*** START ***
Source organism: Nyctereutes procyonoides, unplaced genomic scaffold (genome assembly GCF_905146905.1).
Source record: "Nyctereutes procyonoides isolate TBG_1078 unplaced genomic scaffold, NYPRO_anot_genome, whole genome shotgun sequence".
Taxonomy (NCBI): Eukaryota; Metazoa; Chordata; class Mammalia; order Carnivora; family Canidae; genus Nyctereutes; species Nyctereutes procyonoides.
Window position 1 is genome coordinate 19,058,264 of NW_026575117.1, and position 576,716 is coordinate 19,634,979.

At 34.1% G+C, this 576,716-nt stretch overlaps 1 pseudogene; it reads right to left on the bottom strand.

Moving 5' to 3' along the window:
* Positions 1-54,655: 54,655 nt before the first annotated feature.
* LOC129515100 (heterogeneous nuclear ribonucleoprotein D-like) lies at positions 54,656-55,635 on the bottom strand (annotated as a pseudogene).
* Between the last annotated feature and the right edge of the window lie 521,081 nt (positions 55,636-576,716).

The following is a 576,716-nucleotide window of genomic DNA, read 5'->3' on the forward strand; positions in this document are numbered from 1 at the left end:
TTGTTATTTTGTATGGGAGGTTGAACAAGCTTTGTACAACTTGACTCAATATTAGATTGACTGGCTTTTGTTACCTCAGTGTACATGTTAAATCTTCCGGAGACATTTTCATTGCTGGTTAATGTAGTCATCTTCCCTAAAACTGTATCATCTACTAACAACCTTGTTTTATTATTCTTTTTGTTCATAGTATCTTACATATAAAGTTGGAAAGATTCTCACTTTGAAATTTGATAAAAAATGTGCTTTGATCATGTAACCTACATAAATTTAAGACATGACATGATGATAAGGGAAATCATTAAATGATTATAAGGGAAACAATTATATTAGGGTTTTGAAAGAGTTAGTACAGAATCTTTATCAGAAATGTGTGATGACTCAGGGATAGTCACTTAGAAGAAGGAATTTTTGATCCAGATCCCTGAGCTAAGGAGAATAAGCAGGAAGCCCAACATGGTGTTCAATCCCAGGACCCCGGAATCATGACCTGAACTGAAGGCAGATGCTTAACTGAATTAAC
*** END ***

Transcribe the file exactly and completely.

Source organism: Nyctereutes procyonoides, unplaced genomic scaffold (genome assembly GCF_905146905.1).
Source record: "Nyctereutes procyonoides isolate TBG_1078 unplaced genomic scaffold, NYPRO_anot_genome, whole genome shotgun sequence".
Taxonomy (NCBI): Eukaryota; Metazoa; Chordata; class Mammalia; order Carnivora; family Canidae; genus Nyctereutes; species Nyctereutes procyonoides.
Window position 1 is genome coordinate 19,058,264 of NW_026575117.1, and position 576,716 is coordinate 19,634,979.

At 34.1% G+C, this 576,716-nt stretch overlaps 1 pseudogene; it reads right to left on the bottom strand.

Moving 5' to 3' along the window:
* Positions 1-54,655: 54,655 nt before the first annotated feature.
* LOC129515100 (heterogeneous nuclear ribonucleoprotein D-like) lies at positions 54,656-55,635 on the bottom strand (annotated as a pseudogene).
* Between the last annotated feature and the right edge of the window lie 521,081 nt (positions 55,636-576,716).

The following is a 576,716-nucleotide window of genomic DNA, read 5'->3' on the forward strand; positions in this document are numbered from 1 at the left end:
TTGTTATTTTGTATGGGAGGTTGAACAAGCTTTGTACAACTTGACTCAATATTAGATTGACTGGCTTTTGTTACCTCAGTGTACATGTTAAATCTTCCGGAGACATTTTCATTGCTGGTTAATGTAGTCATCTTCCCTAAAACTGTATCATCTACTAACAACCTTGTTTTATTATTCTTTTTGTTCATAGTATCTTACATATAAAGTTGGAAAGATTCTCACTTTGAAATTTGATAAAAAATGTGCTTTGATCATGTAACCTACATAAATTTAAGACATGACATGATGATAAGGGAAATCATTAAATGATTATAAGGGAAACAATTATATTAGGGTTTTGAAAGAGTTAGTACAGAATCTTTATCAGAAATGTGTGATGACTCAGGGATAGTCACTTAGAAGAAGGAATTTTTGATCCAGATCCCTGAGCTAAGGAGAATAAGCAGGAAGCCCAACATGGTGTTCAATCCCAGGACCCCGGAATCATGACCTGAACTGAAGGCAGATGCTTAACTGAATTAAC